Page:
Yesterday we released our first Mobile Benchmarks report on notification opt-in rates using a dataset including nearly 3,000 apps and 100 billion push notifications sent to more than 500 million users through all of 2014. To offer actionable benchmarks, apps were categorized into 15 vertical industries with findings presented as high, medium and low values using the performance of apps in the 90th, 50th and 10th percentiles.
The core finding: across every industry, high performers have opt-in rates above 50% with multiple industries above 70%. On average, high-performers’ opt-in rates are 45% greater than the rates medium-performers see. That’s a massive difference and one that really matters; mobile strategies must extend beyond app acquisition or risk leaving 70 percent of users behind within 30 days after the download.
Our previous Good Push Index studies have found that users opted in to notifications are four times more engaged with apps and are retained at the double the rate of opt-out users. Push notifications light up device home screens of opted-in users to garner immediate attention, and that interruptive nature demands additional best practices to keep the opt-in once you’ve got it.
Check out the full report to see how your app stacks up to your industry peers, and then use these top 10 tips to maximize your opt-in rate.
1) Make sure your app’s value is clear and encourage opt-in in your app store description
It’s never too early to convey your app’s unique value proposition. As early as the app store preview, you can be positioning not only your app's value, but the value of opting in to push notifications. One retailer includes the following in their app store description: “Get exclusive access to app user only sales. (Note: Make sure you have push notifications enabled so you don't miss a beat.)
2) Manage expectations: let them know how you’ll use alerts
iOS requires apps serve up a default dialogue box to request permission to send push notifications. It has become common practice for this rather generic message to be the first thing a users sees the very first time they open the app.
A better approach is to guide the user through key app functionality and explain why users should consider opting in, before you make the ask. After adding a customized screen before the default dialogue box, NHL grew its opt-in rate nearly 10%.
3) Make it easy to turn push notifications on and off
Rather than relying on users to navigate system settings in Android and iOS, consider adding an on/off button within your app. Doing so, allows users to turn notifications off during busy or inopportune times; for example, not wanting to receive spoiler alerts for the big game they are DVR’ing. More importantly, this enables users to more easily turn notifications back on. It may also save your app from deletion for people that simply don’t want to receive notifications no matter how tailored they are to their interests.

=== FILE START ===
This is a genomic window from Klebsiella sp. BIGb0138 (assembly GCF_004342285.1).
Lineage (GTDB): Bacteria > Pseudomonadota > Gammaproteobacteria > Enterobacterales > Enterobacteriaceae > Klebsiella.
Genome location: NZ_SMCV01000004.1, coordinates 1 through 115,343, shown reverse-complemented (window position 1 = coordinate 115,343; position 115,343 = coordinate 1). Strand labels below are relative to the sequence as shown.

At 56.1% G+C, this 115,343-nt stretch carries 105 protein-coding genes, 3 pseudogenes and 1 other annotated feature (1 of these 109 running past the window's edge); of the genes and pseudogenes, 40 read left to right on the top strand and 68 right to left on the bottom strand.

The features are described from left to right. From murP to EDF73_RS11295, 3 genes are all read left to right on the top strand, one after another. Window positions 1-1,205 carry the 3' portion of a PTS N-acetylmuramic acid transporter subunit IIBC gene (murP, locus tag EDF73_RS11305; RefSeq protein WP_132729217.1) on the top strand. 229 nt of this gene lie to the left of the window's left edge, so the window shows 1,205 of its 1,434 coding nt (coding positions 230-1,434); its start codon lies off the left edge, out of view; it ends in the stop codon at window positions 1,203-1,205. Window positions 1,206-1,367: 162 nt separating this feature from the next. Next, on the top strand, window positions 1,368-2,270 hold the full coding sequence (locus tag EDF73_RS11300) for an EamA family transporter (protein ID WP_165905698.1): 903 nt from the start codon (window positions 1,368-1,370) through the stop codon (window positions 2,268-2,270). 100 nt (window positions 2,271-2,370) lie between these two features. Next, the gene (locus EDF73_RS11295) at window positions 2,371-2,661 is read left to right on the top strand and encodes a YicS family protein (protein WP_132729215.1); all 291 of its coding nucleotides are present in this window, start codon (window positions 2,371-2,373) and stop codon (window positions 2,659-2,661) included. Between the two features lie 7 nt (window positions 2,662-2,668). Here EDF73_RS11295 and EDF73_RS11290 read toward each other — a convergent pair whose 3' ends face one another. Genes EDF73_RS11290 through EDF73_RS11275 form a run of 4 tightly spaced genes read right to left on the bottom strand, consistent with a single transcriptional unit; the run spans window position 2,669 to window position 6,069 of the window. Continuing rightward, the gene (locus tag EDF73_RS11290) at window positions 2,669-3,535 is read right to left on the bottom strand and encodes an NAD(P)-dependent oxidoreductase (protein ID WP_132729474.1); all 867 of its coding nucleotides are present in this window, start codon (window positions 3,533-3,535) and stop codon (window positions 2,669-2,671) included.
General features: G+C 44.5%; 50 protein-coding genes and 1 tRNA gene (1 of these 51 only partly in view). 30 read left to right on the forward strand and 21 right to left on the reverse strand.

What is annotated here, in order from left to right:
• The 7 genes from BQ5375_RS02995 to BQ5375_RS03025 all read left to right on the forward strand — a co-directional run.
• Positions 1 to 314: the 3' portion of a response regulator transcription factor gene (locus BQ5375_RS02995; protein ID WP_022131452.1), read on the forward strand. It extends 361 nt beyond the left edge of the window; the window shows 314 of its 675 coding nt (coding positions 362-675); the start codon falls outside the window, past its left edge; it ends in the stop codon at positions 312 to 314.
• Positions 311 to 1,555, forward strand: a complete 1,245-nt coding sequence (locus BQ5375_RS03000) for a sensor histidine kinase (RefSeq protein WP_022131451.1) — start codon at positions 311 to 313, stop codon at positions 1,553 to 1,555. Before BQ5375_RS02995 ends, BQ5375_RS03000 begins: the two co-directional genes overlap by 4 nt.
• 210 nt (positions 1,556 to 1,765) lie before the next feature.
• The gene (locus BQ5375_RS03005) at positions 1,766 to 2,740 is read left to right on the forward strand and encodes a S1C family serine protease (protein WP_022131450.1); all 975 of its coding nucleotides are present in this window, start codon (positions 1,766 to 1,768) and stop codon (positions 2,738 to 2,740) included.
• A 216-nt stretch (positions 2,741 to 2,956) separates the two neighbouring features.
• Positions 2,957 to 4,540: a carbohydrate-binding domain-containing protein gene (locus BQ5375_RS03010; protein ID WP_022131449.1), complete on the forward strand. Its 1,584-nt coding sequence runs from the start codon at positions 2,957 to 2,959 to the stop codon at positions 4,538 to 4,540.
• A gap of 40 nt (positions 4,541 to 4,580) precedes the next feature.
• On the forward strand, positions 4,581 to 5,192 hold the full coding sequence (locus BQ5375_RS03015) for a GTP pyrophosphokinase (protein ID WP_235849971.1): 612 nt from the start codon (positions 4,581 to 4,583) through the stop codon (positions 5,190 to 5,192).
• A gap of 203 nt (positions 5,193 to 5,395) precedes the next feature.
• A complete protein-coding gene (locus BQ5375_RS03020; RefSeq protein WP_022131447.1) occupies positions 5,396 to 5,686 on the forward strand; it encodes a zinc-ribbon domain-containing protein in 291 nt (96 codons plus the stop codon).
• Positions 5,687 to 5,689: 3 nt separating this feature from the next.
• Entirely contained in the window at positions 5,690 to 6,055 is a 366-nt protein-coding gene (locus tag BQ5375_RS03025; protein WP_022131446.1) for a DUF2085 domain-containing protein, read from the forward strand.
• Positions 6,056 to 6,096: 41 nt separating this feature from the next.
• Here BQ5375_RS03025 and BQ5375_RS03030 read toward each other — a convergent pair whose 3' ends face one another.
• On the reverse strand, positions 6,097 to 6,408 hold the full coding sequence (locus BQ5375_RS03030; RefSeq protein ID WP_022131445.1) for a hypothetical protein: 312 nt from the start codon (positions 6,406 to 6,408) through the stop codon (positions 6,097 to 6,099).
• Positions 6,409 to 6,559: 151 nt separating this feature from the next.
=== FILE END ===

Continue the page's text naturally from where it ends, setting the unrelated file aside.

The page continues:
4) Prioritize preference: let users know how they can set preferences as part of your welcome series
Helping users understand upfront that they can customize their notification settings to receive only what they want, when they want it, can be a critical nuance to securing the opt-in.
5) Market your app in offline settings to increase your possible opted-in user base
Businesses with physical presences should promote their apps’ unique value proposition with in-store signage and at the point of sale. Help people understand how it will enrich their experiences, as well as any exclusive offers that will be unlocked by getting the app.
6) Use email to persuade users to download, install and launch your app, and why they should opt in to push notifications
Already have customer emails? Use them to drive customers to engage with your brand on mobile, and usher in new levels of immediacy and contextual understanding.
7) Sweeten the deal
Consumers frequently share email addresses in exchange for coupons. Consider what mobile exclusive benefit you might offer.
8) Prompt mobile web users to download your app
Every digital property you have should support your app recruitment effort. It can be the difference between being where consumers can find you, to being able to effortlessly reach out and engage them.
Leading up to 2014 election day, ABC News replicated app preference buttons displayed on election-related stories to also appear on ABCNEWS.com. When people find a link to ABCNEWS.com in their Facebook feed, or on Google, Yahoo or Drudge, they are taken to its mobile web site. With this new technology, ABC News was able to offer all of these users an onramp to get the ABC News app and sign up for election alerts.
“For us, it was a really unique use case and opened a new way to gain and engage users. It helped draw in and convert new users who may not have downloaded the app previously,” said Peter Roybal, Head of Mobile at ABC News. “New app downloads were triple the volume we normally see.”
9) Know when to ask for the opt-in – and set the stage to ask again
The opt-in ask should never be once and done. Consider pre-asking users, and give them time to evaluate the app before asking again through in-app welcome messages or customized screens.
10) Track users that opt out to re-solicit with highly contextual in-app messaging
If opted-out users view specific products, visit the “Deals” page, or perform some other in-app activity that signals strong intent, use the insight to tailor in-app messages offering single tap sign-up to related notifications. If users understand the additional and targeted value they’d receive through the immediacy of notifications, they’ll be more likely to reconsider their initial opt-out decision.